Krispy Kreme (DNUT) is aiming to cut time in its doughnut production line through automation.
"Probably within the next 18 months, you'll see some automation starting to go into the frosting, the filling, the sprinkles, and even the packaging," Krispy Kreme CEO Mike Tattersfield told Yahoo Finance Live (video above).
The Winston-Salem, North Carolina-based company announced the investment as part of its Investor Day, along with its long-term outlook of generating $2.15 billion in revenue by fiscal year 2026.
The addition of robots is part of an effort to maximize the fresh hub and spoke model opportunity in the United States, and increase points of access to deliver-fresh-daily (DFD) to grocery stories, convenience stores, quick-serve restaurants, and other locations. With this model, customers can get full-sized doughnuts produced that day, locally, without going to a Krispy Kreme location.
"We've got some pretty big factory stores...we do 12,000 points of access today, which get fresh doughnuts globally," Tattersfield said, emphasizing the major undertaking it is to get so many fresh doughnuts to the various locations. "You need to start looking at what the automation capacity of that is because it is going to the grocers. It is going to the convenience shops."
By 2022 fiscal-year end, Krispy Kreme estimated it will have roughly 5,400 points of access in 30 countries, bringing in approximately $475 million in total revenue. By 2026, it's projecting more than 12,000 points of access in 45 countries, with plans to bring in more than $660 million in revenue.
Meanwhile, automated lines — which would produce 18% of Krispy Kreme doughnuts within the next 18-month period — are expected to result in $2 million of annual savings on a $6 million investment.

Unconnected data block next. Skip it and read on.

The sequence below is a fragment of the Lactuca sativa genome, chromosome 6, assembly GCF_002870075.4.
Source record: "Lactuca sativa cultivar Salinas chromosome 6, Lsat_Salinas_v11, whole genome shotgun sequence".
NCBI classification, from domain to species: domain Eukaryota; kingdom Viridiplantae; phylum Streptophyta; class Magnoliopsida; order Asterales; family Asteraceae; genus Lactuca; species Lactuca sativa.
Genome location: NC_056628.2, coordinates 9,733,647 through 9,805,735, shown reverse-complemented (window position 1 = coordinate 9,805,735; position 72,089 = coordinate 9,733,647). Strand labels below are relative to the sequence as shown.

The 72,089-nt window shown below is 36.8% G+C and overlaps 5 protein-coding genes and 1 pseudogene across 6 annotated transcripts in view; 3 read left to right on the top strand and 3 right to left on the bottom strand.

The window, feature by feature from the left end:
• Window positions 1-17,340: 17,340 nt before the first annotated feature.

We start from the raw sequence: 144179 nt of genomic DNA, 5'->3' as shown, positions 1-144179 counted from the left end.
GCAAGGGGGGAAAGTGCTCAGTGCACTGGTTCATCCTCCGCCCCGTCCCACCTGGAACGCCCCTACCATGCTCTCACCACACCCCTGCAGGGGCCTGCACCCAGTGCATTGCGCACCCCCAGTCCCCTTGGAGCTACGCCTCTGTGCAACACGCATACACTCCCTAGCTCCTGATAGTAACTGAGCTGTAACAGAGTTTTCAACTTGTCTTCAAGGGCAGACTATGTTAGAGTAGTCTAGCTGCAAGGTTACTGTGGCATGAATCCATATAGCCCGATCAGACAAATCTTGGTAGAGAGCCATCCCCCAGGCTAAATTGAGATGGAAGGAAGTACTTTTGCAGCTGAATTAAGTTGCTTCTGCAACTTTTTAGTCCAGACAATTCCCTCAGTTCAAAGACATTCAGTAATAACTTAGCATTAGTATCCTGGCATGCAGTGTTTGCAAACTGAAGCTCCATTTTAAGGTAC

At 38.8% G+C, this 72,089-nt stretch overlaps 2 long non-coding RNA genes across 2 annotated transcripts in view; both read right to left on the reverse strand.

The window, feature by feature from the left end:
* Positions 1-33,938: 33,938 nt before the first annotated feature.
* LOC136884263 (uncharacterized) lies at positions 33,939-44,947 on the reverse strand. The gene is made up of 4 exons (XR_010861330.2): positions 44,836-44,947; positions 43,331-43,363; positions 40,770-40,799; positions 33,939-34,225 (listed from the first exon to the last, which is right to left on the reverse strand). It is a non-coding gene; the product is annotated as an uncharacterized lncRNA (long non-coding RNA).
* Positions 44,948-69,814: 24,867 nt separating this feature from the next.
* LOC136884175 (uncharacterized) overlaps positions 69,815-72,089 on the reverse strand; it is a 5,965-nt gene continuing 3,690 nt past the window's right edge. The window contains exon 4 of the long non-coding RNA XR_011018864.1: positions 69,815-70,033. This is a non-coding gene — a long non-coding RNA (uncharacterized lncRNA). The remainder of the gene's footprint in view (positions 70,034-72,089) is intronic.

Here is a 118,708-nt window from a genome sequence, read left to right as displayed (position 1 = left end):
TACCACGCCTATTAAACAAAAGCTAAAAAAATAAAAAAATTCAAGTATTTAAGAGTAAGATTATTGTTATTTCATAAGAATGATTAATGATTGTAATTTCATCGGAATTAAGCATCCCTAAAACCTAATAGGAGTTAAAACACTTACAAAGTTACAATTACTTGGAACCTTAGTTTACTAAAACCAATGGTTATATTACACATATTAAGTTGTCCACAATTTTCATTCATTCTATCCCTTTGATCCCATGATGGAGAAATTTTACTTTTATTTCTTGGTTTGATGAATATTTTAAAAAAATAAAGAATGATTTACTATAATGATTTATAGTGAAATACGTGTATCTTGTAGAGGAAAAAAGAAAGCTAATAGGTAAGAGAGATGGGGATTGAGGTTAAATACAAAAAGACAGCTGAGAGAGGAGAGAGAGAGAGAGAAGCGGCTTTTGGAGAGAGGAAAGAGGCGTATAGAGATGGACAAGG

Taking the 'repetitive task out of the business' for employees
J.P. Morgan Analyst John Ivankoe, who has an Overweight rating on Krispy Kreme stock and lowered its price target to $13.00 from $15.00 last week, noted that the doughnut company currently spends more than $100 million on doughnut production labor in the U.S., of which "$60 million is related to post-production labor that includes inline icing, inline filling and traying/boxing functions which can be automated."
Despite these automation plans, though, Tattersfield stressed that Krispy Kreme employees — also known as Krispy Kremers and Insomniacs (employees behind its Insomnia cookies business) — are still at the core of the business with the intention to cut out tedious tasks.
"We still are going to continue to drive the experience side with our Krispy Kremers and Insomniacs, so I always find that when companies do a great job, they're balanced in how they try to do that and you try to get the repetitive task out of the business," he said.
And in a competitive environment to recruit and maintain talent, Tattersfield said, the ability to grow as an employee is what sets someone apart.
"It's really about the growth opportunity," he explained. "When you're in a company of our size that even, today, it's still just 400+ producing doughnut shops with a long trajectory of growth ... that growth across country becomes a very attractive proposition. I love to see that our doughnut shop managers are now owners."
Brooke DiPalma is a reporter for Yahoo Finance. Follow her on Twitter at @BrookeDiPalma or email her at email@example.com.